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Dalama Adventures Tale of two corporate types ditching their jobs and traveling the world for 14 months... check out all photos, blogs & interesting tid bits at http://www.dalama.net

Brazilian Visa Troubles: Reciprocity Sucks

ARGENTINA | Friday, 18 January 2008 | Views [4547]

We gave ourselves plenty of time in Buenos Aires to organize our Brazilian visas, which notoriously take a long time to process.  The Brazilian embassy in Argentina is only open from 10:00 am to 1:00 p.m. for application submission.  We arrived at 11:00 am, figuring that would be plenty of time.  I had also completed and printed out our applications, had our passport size pictures ready, along with the documents required detailing flights and our $274 dollars in crisp, new USD bills ready to submit our payment.  I've applied for Brazilian visas twice before, so figured we were all set, and just needed to submit and wait out the administrative processing for a week or so.  We take the elevator to the seventh floor and can barely exit as the visa queue into the embassy has spilled out into the elevator lobby.  We finally make our way through the metal detectors and pat-down by the security guard, and through the doorway of the tiny embassy office.  We wait in the queue, only to see people in front of us consistently turned away because they hadn't brought everything they needed.  One guy and his girlfriend from the US had already been back five times, apparently the embassy officials seem to change the rules on what they require daily.  Our turn up, we are quickly declined.  First, because I filled out the wrong form, the one on the official Brazilian Embassy website in Sao Paulo is not the correct form.  In Argentina you need to fill out the automated form on their computers in the lobby.  The only difference is that the Argentinean one has "Argentina" listed on the top of the form as the address for this specific embassy.  Also, because Darrin and I are married and share bank and credit card accounts, one statement with both our names on it won't do.  We are informed that we need to produce a marriage certificate, along with bank statements from the past three months.  Good luck finding our marriage certificate, as it's buried deep inside some packing box in our storage pod locked securely in some warehouse of metal pods in East San Diego.  When I show our around the world airline tickets flying into Sao Paulo and out of Santiago I quickly informed the agent know we'd be crossing out of Brazil by land into Argentina at Foz Iguazu, and would be taking public bus for which advance tickets are not sold.  That's not good enough.  We need to show a round trip flight in and out of Brazil.  So now we need to go buy some pricey refundable flights and hope they accept an international credit card, which most vendors in Brazil do not accept for online purchases.  The woman hands us a list of documents that we need to be prepared with for our next visit to the embassy.  The list, extremely general, lists things like copies of credit cards, bank statements, airline tickets, passport photos, etc.  The devil is in the details and the unasked questions.  How is one to know that your electronic bank statement printout needs to have your name on every page, or that you need a marriage certificate if you share an account?  It's no wonder why most people here in line have already made several trips, and are frustrated beyond belief.  We need to wait two hours in line just to speak with an agent in Spanish (the guy in the entrance information booth only speaks Portuguese, and when asked a question in Portuguese, he doesn't respond with words let alone answers, he just hands out the same damn list of generic requirements).  The worst part of the process through, is for US and Canadian citizens, we all get hit with the hefty fee of $137 USD/pp to apply.  Like other South American countries, Brazil levies a "reciprocity tax" on Americans (as well as Canadians, Australians, and Mexicans - although much lower amounts for the latter two).  They do this specifically because our country levies similar taxes onto their citizens when they apply to come to the US.  It's also probably why the process is so painfully slow and bureaucratic... they're also replicating a similar, poor, bureaucratic US process.  We've heard time and time again on our journey how the US Immigration office makes foreign visitors jump through painful hoops to submit application paperwork, then keeps the processing fee ($100) if the person is declined their visa.  I guess we're getting a taste of our own medicine.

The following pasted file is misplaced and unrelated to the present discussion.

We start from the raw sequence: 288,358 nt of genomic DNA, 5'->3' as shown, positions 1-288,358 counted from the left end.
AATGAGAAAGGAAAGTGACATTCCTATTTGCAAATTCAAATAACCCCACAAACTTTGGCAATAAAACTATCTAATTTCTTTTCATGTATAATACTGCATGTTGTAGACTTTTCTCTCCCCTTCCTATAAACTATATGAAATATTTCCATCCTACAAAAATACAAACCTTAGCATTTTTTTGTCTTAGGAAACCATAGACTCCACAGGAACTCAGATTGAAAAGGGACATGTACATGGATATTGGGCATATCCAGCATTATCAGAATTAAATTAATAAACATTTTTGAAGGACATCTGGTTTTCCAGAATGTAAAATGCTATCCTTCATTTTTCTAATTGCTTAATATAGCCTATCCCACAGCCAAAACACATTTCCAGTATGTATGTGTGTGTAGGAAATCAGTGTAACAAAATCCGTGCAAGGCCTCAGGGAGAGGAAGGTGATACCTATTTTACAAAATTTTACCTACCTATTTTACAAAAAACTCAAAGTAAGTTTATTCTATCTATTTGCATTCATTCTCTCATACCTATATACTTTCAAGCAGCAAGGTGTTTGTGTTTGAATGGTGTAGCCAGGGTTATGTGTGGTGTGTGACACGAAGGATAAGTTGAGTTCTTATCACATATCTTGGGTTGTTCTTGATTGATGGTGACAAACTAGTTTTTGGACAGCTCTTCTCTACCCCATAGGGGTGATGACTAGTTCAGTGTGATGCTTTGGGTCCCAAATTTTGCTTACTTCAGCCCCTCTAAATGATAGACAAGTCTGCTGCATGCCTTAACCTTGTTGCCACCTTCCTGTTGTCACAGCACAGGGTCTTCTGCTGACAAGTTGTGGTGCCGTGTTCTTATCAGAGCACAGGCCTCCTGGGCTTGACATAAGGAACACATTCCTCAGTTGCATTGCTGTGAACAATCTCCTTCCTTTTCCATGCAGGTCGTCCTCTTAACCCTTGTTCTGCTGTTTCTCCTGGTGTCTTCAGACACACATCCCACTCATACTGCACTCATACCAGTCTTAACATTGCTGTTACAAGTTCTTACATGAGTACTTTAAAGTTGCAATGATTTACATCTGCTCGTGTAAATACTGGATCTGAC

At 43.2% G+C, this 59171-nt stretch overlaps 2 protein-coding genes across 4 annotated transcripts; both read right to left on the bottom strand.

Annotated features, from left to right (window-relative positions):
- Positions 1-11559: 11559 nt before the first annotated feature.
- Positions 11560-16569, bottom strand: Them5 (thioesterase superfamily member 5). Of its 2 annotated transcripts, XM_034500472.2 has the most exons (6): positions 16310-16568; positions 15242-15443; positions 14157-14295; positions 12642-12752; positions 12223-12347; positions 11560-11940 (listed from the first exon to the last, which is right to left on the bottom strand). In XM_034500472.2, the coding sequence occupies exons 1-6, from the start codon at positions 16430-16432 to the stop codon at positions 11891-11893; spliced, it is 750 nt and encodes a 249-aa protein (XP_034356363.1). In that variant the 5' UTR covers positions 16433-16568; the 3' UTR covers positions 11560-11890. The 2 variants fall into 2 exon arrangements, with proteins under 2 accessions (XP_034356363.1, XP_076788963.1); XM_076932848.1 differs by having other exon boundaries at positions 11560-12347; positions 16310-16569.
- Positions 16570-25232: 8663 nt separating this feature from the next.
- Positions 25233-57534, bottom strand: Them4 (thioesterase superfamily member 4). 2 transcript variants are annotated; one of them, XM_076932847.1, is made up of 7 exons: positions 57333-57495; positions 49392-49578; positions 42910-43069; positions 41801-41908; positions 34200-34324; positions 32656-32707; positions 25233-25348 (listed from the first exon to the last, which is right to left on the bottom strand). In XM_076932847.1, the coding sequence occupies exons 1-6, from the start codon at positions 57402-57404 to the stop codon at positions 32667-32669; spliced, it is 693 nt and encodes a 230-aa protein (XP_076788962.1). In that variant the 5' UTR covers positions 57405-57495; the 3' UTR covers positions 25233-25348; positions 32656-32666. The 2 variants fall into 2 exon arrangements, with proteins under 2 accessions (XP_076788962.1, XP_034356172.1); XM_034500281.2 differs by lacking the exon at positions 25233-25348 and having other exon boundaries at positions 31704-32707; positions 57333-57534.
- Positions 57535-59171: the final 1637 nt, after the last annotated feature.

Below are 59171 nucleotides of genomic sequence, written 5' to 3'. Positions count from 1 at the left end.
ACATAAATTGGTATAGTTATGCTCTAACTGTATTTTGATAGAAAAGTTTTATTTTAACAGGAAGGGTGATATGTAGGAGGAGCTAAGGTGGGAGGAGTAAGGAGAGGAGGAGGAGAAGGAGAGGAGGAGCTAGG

I think I have found my calling - when I return to the US I must seek out job opportunities with the US Government to work on immigration reform and process improvement.  Bureaucracy & reciprocity sucks!

 

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